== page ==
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1949 Model 70 270
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Scott L
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August 8, 2023 - 12:28 am
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Hi guys, I have a \’49 model 70 in 270. It has a drilled bolt handle. To my knowledge the drilled bolt handles came in the featherweights in \’52 and beyond. could this be a custom job from winchester. The serial numbers are all matching, 118177. Thank you for your help, Scott

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August 8, 2023 - 1:36 am
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What’s the serial number?

 

Mike

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August 8, 2023 - 2:39 am
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Mike,

118177

As stated in the original post 😉

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August 8, 2023 - 12:35 pm
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Scott;

Are you sure that it is not a replaced bolt?

Check the S/N on the bolt very close. Any evidence of buffing prior to stamping S/N?

RR

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August 8, 2023 - 12:54 pm
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JWA said
Mike,

118177

As stated in the original post 😉

  

Was past my bedtime, looked for it and missed it. Sorry. Was trying to make use of the book I’ve been reading. August of 49 receiver according to Rule’s book. Now I’m wondering if barrel has a date stamp. Found it interesting the drilled bolt handles were not exclusive to the FW’s and not all FW’s had drilled bolt handles.

 

Mike

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Smokeless powder is a passing fad! -Steve Garbe
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August 8, 2023 - 2:13 pm
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The hollow bolt knob was introduced as part of the Featherweight design, but was eventually applied across all M70 styles.  But there were still a lot of bolts in inventory when they started making Featherweights in 1952 (around S/N 214,000).  Net result was that the 1952 and most of the 1953 Featherweights have type III-2 actions (solid bolt knob).  The type III-3 receiver (drilled bolt) on Featherweights doesn’t become common until around S/N 270,000.  The change to type III-3 was implemented in standard weight rifles at about the same time, circa S/N 275,000-280,000 for standard bolts (0.485″ bolt face recess).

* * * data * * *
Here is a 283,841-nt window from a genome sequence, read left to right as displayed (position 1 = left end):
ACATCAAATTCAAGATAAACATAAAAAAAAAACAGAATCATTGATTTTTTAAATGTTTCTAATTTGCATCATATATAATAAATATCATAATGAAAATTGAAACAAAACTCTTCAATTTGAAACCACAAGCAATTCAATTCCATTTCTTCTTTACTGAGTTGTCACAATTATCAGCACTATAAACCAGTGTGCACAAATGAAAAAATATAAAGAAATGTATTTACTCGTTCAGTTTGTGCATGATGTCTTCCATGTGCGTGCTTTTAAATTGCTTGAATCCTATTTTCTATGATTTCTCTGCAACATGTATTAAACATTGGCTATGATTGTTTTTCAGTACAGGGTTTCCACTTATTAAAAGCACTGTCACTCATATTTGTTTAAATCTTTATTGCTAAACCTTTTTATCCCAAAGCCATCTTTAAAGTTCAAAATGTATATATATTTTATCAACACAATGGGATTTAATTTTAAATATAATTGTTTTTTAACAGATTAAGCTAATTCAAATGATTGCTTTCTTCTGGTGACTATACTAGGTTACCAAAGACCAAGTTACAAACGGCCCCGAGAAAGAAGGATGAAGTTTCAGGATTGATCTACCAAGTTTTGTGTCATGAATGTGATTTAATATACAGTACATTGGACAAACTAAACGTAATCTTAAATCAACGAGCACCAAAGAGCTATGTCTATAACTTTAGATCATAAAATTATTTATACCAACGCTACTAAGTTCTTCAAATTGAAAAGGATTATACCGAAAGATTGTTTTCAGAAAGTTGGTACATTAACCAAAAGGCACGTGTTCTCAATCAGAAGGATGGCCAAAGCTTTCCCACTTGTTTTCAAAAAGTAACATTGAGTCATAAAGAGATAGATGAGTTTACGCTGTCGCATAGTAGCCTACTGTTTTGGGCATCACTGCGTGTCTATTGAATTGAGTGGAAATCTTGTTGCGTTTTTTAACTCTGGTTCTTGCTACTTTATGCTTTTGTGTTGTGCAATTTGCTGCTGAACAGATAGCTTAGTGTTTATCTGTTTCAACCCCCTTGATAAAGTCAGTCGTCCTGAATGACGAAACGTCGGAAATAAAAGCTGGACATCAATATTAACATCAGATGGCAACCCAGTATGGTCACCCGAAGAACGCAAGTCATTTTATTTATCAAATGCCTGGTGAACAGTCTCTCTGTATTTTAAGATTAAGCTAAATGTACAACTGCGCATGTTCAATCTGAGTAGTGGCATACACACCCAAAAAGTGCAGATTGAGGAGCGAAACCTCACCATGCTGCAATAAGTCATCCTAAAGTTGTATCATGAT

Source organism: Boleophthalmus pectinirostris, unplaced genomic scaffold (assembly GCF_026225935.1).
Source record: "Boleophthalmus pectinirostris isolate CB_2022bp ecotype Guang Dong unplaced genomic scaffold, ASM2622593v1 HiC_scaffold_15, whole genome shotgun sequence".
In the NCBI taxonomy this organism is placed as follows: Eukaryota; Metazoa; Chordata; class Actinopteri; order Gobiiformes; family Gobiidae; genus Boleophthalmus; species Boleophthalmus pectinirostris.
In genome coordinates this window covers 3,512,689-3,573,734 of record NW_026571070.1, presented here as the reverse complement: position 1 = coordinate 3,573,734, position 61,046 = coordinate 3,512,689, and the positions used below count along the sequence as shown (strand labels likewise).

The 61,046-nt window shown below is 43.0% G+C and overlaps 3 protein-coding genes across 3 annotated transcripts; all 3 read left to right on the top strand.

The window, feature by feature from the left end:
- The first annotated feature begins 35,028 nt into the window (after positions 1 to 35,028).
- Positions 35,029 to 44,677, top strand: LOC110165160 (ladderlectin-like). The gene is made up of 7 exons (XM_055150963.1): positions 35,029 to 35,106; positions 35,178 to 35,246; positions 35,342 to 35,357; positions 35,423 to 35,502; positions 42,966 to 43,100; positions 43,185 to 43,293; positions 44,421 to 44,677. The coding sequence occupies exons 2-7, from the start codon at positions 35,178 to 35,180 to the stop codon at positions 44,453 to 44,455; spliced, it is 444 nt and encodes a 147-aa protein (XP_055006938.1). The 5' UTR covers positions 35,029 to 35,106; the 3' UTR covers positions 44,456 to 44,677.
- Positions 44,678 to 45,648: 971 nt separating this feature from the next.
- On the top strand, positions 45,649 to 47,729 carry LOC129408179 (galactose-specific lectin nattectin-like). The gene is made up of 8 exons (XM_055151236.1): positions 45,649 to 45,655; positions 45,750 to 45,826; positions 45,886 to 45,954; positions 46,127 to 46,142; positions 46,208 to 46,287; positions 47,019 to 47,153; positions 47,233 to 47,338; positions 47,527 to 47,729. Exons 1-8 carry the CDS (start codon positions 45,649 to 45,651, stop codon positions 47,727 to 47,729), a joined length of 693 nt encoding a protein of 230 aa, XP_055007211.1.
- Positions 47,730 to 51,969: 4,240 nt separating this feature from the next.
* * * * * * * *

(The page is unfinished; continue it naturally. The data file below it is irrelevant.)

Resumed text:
In the case of Scott’s query, the most likely explanation for a hollow bolt knob on a 1949 rifle is that the bolt was replaced after 1953.  Of course it could have been replaced by Winchester, in which case it might have the correct electropencil S/N on it, or it could have been replaced six months ago by a local gunsmith.  We all know there are no R&R records on M70s and that the serial number is based on polishing room records so it only dates receiver manufacture, not rifle manufacture. 

FWIW… A rifle originally assembled in 1949 would have a type III-1 receiver, i.e. the exposed part of the bolt release lever at the left rear of the receiver would be notched, the right side of the bolt sleeve would be flat, and the bolt handle solid.  If, by chance, S/N 118177 (’49 receiver) sat around and wasn’t factory assembled until after 1953 (as a type III-3 with a hollow bolt) it would have had the smooth bolt release (no notch) as well as the hollow bolt knob.  If the rifle (or bolt) was assembled after about 1959, the right side surface of the bolt sleeve would be rounded (type III-4).  

I don’t know of any of this helps… Confused  I was just thinking that if, for example, Scott’s rifle had at some time lost its bolt, the whole bolt (including bolt sleeve and firing pin/striker assembly, firing pin spring retainer, etc.) would have needed replacing (not just the bolt body), and it might be possible to approximately date the bolt (independent from the receiver PR date) as being type III-3 (1953-1958) or type III-4 (1959-1963).  

Best,

Lou

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